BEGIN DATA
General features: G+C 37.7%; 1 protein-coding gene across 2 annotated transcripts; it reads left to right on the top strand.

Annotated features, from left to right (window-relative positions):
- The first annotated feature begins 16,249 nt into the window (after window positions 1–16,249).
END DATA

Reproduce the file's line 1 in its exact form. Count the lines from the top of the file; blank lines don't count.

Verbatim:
General features: G+C 37.7%; 1 protein-coding gene across 2 annotated transcripts; it reads left to right on the top strand.